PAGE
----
Evansrefused to intuit citizenship from a loosely-defined class, such as the one proposed here. Although some courts have presumed citizenship of the putative class based on a class defined in terms of property ownership or residency, the Court declined to intuit class citizenship from property ownership, given the Evans clear statements regarding a plaintiff’s burden of proof.
Next, the Court found that Gavron failed to prove that S & S was a defendant from whom the class sought significant relief because there was no indication that relief sought against S & S was significant when compared to the relief sought by the class as a whole. The Court pointed out that under Evans, the assessment of whether a class seeks significant relief against a defendant involves examination of how many members of the class were harmed by the local defendant’s actions and evaluation of whether “the relief against that defendant is a significant portion of the entire relief sought by the class.” The local defendant is not one from whom significant relief is sought if the local defendant is just “small change” compared to what is sought from other defendants.
The Court found that Gavron’s argument failed because he did not provide any evidence regarding the significance of the relief sought against S & S, or its comparative significance to the relief sought from Weather Shield. Moreover, the pleadings indicated only that Gavron, individually, purchased $300,000 of Weather Shield products from S & S.
Gavron did not allege how many other plaintiffs alleged similar actions by S & S, or how much of the more than $100 million of Weather Shield products in controversy were sold by S & S. Although the $300,000 attributed to S & S undoubtedly was significant to Gavron, individually, that amount of sales was not significant when compared to the $100 million at issue. Although Gavron alleged that S & S claims to be the premier dealer of Weather Shield products in the Tampa and Naples/Ft. Myers area, this was not evidence regarding the quantity of LifeGuard Legacy Series windows and doors sold by S & S. Without presenting some information about the putative class members harmed by S & S or the amount of damages alleged against S & S, Gavron could not meet his burden of proving that the relief against S & S was a significant portion of the entire relief sought by the class, the Court observed.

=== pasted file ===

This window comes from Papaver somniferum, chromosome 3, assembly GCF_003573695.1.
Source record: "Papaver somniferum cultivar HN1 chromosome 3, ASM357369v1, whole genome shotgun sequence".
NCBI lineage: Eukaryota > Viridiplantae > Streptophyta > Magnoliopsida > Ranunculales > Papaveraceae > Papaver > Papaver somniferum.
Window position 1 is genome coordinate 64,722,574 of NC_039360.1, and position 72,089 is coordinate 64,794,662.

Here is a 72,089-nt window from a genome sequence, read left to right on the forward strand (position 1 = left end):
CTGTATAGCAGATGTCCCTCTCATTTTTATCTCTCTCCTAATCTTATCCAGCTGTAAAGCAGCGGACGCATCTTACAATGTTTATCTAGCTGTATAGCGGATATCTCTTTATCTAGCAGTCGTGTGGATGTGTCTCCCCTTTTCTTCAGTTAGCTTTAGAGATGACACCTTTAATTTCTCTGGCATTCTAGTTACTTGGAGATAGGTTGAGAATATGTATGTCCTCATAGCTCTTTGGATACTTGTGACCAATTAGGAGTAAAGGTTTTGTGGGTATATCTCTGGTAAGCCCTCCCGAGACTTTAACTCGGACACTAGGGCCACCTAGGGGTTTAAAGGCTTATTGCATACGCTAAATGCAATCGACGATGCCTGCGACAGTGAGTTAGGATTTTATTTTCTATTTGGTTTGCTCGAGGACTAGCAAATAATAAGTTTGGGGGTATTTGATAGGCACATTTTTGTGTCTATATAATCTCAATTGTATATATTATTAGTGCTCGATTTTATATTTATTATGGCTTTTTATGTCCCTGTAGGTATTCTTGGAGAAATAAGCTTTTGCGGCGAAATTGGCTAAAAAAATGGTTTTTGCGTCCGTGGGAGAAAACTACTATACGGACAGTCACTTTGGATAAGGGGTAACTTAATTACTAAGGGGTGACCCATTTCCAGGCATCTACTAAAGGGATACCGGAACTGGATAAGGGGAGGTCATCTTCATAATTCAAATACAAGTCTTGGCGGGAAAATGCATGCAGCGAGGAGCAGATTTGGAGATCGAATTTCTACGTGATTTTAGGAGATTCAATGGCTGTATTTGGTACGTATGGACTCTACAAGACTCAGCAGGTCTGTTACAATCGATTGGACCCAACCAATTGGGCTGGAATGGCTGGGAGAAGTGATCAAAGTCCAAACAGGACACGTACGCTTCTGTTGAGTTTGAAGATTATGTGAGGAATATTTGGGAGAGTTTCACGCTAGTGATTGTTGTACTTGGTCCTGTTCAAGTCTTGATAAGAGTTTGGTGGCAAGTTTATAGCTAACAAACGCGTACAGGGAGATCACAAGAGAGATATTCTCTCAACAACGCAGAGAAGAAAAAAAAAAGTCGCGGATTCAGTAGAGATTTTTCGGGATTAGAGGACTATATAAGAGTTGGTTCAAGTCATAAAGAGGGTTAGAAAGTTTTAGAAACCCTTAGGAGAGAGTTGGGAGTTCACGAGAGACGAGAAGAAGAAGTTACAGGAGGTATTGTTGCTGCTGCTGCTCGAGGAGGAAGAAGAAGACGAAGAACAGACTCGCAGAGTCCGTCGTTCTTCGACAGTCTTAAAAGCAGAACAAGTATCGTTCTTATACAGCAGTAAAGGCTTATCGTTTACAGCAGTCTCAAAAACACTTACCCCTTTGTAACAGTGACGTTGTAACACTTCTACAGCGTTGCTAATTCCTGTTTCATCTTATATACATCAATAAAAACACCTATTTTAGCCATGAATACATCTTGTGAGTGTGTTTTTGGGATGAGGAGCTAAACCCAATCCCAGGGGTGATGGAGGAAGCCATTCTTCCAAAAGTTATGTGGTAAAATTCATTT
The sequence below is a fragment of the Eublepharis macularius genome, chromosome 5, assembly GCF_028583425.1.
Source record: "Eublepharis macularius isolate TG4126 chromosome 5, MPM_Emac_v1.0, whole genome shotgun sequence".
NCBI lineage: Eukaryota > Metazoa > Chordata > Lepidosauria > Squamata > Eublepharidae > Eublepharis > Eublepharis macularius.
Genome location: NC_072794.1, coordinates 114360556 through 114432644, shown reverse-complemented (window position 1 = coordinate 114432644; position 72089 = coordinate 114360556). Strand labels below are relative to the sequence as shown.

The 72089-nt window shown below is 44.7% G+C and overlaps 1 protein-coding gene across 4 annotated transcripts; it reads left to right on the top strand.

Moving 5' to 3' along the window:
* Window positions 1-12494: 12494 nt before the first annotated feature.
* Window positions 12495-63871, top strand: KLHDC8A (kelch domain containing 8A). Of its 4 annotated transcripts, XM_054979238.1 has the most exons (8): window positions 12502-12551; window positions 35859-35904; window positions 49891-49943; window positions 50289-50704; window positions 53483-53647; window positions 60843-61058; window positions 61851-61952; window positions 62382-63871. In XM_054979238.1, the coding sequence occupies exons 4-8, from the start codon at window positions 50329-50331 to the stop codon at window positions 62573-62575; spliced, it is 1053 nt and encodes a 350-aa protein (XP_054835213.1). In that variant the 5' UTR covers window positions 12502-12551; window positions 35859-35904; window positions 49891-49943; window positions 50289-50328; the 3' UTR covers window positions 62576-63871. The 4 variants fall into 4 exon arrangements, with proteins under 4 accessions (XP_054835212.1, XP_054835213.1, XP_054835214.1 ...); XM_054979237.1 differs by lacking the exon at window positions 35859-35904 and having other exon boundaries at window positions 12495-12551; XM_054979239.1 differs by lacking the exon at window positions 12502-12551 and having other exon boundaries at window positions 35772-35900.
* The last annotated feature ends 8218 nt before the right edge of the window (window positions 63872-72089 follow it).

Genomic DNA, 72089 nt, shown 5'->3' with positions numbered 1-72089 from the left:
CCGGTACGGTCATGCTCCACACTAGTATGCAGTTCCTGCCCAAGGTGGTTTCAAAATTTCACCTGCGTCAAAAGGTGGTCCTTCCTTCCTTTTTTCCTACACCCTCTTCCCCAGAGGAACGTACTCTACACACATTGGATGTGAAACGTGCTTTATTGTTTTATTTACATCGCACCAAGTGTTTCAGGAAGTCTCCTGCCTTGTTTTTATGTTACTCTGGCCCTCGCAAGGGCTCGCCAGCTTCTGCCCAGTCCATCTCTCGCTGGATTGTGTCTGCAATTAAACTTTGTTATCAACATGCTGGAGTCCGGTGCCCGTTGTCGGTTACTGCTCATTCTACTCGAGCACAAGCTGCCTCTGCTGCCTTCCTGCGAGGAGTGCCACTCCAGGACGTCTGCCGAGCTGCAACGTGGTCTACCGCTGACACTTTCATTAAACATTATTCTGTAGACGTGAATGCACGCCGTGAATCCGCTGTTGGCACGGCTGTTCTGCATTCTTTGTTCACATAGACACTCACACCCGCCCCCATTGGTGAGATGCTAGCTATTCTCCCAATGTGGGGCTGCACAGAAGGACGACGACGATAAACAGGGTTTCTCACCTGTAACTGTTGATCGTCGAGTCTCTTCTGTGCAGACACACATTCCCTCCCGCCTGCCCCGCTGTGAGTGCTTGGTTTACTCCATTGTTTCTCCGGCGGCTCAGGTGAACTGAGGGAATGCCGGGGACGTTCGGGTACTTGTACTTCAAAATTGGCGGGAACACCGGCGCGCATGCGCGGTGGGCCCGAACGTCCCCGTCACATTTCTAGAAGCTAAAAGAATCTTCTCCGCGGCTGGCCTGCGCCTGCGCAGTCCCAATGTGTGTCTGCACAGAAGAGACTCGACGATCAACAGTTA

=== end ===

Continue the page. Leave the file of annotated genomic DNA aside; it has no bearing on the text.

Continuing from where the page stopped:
Finally, the Court stated that Gavron failed to prove that the conduct of S & S formed a significant basis of the claims asserted by the putative class because Gavron failed to produce evidence of what percentage of putative class members had claims against the local defendant S&S. The Court maintained that the local defendant’s alleged conduct must be compared to the conduct of the other alleged defendants.
The Court remarked that even the pleadings did not provide light on the issue because Gavron’s pleadings noted that “Weather Shield dealers and sales representatives are located throughout the state of Florida ….S & S is only one of those dealers.” The Court observed that although Gavron stated that S & S claimed to be the premier dealer of Weather Shield products in the Tampa and Naples/Ft. Myers area, it was important to remember that “the fact that the local defendant is a major player in a particular market is not determinative” because of the Court’s responsibility to compare the alleged conduct of all the defendants